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Disc - definition

'Intervertebral Disc' or 'Disc'

The spine is made up of a number of different structures. These include bones, ligaments and intervertebral discs. All componets work in harmony to provide the combination of strength and flexibility required to function.

The intervertebral discs are essentially water beds, separating each segment (known as a vertebra) of the spine. They are held in place by ligaments. They are important for allowing movement. At each individual level there is very little natural movement, but the combination of lots of moving parts, means overall the spine is capable of being very flexible but also strong.

What is the relevance to CSM?

As we get older the intervertebral discs age; in very simple terms they dry out, become less flexible and distribute the forces in the back less efficiently.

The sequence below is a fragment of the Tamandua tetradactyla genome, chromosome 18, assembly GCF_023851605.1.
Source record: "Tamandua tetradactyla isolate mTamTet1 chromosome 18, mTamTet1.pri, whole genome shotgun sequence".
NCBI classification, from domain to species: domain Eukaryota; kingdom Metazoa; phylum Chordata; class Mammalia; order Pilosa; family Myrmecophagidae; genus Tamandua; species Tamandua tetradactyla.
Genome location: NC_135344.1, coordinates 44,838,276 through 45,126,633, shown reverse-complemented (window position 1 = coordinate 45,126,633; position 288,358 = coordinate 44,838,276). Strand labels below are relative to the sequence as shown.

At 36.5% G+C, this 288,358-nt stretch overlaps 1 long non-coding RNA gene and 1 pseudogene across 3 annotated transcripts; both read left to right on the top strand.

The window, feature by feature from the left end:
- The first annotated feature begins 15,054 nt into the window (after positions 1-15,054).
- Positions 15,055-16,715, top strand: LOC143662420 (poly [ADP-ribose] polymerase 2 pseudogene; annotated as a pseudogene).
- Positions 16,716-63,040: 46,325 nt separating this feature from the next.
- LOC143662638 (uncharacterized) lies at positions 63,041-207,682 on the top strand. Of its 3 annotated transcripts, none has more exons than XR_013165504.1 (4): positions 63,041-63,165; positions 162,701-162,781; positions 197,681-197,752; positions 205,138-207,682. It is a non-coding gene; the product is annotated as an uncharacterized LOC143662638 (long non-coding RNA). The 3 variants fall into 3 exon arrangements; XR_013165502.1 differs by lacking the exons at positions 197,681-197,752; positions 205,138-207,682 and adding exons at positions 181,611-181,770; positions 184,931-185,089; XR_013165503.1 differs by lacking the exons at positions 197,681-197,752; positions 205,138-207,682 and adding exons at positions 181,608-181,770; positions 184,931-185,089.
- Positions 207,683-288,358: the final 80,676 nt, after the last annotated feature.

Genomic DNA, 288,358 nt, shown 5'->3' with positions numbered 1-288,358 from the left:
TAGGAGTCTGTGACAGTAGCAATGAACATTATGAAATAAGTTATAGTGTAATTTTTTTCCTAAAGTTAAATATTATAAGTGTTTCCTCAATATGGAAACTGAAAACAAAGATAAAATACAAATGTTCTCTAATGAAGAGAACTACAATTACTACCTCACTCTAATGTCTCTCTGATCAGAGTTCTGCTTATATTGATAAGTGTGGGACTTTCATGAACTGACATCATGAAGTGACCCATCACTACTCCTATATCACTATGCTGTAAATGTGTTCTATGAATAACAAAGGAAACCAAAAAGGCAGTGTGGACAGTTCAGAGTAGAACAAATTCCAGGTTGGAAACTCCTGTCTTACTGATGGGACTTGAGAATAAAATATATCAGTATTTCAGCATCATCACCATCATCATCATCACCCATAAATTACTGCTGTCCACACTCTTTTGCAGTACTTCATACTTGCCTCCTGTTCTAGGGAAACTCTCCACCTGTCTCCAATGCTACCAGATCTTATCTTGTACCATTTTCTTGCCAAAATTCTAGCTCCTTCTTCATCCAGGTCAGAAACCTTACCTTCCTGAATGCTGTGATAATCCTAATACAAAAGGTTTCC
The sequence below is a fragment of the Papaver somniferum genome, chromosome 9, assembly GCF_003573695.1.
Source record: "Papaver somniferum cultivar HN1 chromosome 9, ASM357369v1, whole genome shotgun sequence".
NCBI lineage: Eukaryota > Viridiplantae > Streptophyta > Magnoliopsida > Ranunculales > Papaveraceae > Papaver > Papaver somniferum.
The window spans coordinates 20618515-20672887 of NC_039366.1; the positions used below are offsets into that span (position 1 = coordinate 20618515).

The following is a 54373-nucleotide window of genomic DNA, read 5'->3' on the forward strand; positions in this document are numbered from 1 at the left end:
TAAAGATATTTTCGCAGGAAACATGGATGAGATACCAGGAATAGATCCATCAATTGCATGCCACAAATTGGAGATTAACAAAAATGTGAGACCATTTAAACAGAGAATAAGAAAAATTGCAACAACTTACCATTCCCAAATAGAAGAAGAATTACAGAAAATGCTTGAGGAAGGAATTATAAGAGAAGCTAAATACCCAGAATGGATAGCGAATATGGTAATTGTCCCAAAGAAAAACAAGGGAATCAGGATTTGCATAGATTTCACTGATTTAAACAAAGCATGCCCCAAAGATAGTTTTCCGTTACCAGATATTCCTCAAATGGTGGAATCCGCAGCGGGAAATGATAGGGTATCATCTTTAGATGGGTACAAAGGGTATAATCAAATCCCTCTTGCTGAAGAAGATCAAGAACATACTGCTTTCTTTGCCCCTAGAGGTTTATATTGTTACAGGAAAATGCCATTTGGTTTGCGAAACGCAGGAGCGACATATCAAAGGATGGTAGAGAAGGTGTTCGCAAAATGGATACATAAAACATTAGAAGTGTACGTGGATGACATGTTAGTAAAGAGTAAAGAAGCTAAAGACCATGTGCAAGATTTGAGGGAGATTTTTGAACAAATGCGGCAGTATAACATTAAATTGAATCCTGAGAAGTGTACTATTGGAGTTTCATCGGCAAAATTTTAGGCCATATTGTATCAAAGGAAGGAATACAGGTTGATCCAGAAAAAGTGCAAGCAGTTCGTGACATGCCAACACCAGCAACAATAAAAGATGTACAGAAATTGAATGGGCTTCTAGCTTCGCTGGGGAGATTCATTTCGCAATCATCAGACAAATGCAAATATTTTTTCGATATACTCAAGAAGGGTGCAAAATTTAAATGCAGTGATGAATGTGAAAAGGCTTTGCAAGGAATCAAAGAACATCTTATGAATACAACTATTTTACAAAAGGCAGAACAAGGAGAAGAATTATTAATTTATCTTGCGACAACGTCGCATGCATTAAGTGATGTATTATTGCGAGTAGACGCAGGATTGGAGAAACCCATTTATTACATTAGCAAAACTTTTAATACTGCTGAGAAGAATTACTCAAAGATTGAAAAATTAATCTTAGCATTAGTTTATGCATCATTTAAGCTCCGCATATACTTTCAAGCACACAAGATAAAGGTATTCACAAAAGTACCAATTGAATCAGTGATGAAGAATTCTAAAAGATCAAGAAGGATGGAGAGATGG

The speed of the aging process varies from person to person and at different levels of the spine. If you look at the MRI picture, you can see the discs at the top are whiter and more clearly defined [healthier] than the lower discs, which are darker and compressed.

As the discs age, they become more likely to slip [also known as herniation or prolapse]. If the disc moves backwards it can reduce the width of the spinal canal and compress the spinal cord causing CSM. This process can be gradual or sudden

Side on view of the bottom [lumbar] of the spine. The discs at the top are healthier [well shaped and white] compared to the bottom [dark and compressed]
Diagram of a side on view of the spine, indicating the arrangement of the many structures

Case courtesy of Dr G Balachandran, Radiopaedia.org. From the case rID: 5222